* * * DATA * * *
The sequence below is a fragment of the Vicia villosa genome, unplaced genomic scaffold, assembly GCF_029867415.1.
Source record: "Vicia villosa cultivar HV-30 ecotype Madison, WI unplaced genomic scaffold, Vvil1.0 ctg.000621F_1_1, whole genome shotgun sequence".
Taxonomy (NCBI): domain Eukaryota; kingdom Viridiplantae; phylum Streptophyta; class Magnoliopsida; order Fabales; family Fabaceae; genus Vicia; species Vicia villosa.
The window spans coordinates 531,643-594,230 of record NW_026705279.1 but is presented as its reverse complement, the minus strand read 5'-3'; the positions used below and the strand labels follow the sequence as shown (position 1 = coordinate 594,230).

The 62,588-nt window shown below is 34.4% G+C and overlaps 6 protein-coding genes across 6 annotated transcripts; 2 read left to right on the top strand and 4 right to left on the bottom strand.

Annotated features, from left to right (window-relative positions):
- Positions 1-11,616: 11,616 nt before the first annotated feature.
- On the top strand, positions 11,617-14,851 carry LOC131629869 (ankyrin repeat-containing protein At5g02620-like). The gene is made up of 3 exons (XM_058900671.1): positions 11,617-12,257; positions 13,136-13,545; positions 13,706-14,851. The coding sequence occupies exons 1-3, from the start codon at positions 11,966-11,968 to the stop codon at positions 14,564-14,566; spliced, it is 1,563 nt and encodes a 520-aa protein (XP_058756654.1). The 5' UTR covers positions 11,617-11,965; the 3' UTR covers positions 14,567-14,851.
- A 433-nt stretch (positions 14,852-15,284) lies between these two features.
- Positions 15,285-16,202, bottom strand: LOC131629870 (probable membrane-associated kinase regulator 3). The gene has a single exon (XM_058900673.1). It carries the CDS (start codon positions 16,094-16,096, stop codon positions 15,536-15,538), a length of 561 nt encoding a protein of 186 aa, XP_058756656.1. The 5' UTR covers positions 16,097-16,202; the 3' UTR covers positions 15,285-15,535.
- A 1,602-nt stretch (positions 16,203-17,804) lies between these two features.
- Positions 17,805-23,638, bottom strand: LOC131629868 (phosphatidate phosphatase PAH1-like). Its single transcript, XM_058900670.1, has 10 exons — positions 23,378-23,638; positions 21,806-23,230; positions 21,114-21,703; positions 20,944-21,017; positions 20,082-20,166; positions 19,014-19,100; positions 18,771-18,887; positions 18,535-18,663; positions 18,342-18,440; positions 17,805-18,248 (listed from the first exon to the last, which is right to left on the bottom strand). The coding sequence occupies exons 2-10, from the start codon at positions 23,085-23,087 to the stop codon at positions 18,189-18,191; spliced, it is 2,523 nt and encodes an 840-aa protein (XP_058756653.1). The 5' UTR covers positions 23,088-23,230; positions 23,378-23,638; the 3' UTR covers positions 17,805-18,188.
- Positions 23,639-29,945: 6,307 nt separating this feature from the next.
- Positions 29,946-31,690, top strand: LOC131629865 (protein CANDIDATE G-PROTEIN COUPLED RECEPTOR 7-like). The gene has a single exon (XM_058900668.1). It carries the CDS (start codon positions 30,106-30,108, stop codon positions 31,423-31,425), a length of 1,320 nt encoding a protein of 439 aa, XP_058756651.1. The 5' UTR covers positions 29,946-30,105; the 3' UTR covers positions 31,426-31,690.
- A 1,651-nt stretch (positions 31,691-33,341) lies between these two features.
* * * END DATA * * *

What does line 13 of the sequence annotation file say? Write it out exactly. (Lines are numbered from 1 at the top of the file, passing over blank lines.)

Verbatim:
- Positions 23,639-29,945: 6,307 nt separating this feature from the next.